updated 06:25 pm EST, Fri December 2, 2011
$2.7 billion clarified as annual amount
Several weeks after reports pointed out that Apple was calling for a $2.7 billion bond from Motorola in an ongoing patent dispute, fresh information suggests the figure was actually an annual estimate. Apple is said to have clarified the request at a hearing today, while Motorola's legal team put 2018 as a theoretical maximum for an extended battle in the court system, according to patent blogger Florian Mueller. If the court allows both estimates to be used as the basis for a bond, Motorola would have to secure approximately $16.2 billion.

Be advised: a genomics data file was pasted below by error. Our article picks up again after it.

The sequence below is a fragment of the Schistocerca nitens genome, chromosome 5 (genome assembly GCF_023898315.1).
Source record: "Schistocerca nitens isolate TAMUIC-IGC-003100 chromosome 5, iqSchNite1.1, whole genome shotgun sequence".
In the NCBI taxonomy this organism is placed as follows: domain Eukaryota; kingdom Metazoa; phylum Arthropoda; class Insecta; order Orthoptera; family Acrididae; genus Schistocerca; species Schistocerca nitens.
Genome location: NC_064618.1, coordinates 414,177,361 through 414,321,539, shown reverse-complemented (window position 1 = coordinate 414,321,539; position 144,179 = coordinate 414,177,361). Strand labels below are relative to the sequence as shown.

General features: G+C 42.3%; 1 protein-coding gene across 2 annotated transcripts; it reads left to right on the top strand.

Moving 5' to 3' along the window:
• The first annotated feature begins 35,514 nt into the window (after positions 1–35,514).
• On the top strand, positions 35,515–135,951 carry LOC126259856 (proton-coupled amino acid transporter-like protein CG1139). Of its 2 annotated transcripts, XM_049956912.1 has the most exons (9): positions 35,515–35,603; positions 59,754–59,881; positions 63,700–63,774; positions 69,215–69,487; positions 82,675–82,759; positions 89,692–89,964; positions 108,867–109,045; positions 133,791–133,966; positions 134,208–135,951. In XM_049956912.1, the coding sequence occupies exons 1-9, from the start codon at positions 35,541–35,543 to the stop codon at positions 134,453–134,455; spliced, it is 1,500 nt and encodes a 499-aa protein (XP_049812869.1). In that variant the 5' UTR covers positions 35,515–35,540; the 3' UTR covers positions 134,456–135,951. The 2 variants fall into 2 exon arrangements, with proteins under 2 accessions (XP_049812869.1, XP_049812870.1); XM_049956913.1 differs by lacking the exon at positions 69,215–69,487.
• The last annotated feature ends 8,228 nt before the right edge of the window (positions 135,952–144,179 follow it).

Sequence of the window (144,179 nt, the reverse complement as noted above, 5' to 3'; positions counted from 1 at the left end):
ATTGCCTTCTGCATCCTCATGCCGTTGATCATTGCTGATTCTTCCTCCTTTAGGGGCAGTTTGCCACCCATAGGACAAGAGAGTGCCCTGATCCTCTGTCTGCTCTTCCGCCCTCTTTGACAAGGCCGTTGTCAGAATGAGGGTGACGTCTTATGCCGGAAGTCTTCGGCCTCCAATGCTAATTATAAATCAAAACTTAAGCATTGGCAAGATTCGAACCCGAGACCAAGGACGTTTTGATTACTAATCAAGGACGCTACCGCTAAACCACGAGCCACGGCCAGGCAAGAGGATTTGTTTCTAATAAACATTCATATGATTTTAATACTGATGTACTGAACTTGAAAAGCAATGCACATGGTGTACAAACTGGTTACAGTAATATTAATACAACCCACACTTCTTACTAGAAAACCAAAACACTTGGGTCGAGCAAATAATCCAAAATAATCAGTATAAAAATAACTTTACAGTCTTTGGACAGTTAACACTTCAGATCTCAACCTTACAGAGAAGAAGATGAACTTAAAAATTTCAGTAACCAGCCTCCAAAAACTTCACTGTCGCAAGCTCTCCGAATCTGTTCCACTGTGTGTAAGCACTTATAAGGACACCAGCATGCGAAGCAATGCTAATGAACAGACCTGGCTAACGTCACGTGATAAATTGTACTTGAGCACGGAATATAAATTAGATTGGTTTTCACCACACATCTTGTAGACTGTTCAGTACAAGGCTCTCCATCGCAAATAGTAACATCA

In German courts, such bonds serve as collateral to guarantee compensation if a company seeks injunctions on products or services before the appeal process has been completed. In the Motorola case, Apple claims it will lose $2.7 billion in annual revenues if Motorola wins the case, which involves patents related to e-mail syncing, however the company has yet to fully detail the justification for such a seemingly high number.
The court has yet to make a final decision regarding Apple's bond demands, though the judge overseeing the case initially suggested $2.7 billion might not reflect the true "commercial value" of the case at hand, considering there are "alternative ways to provide the same services."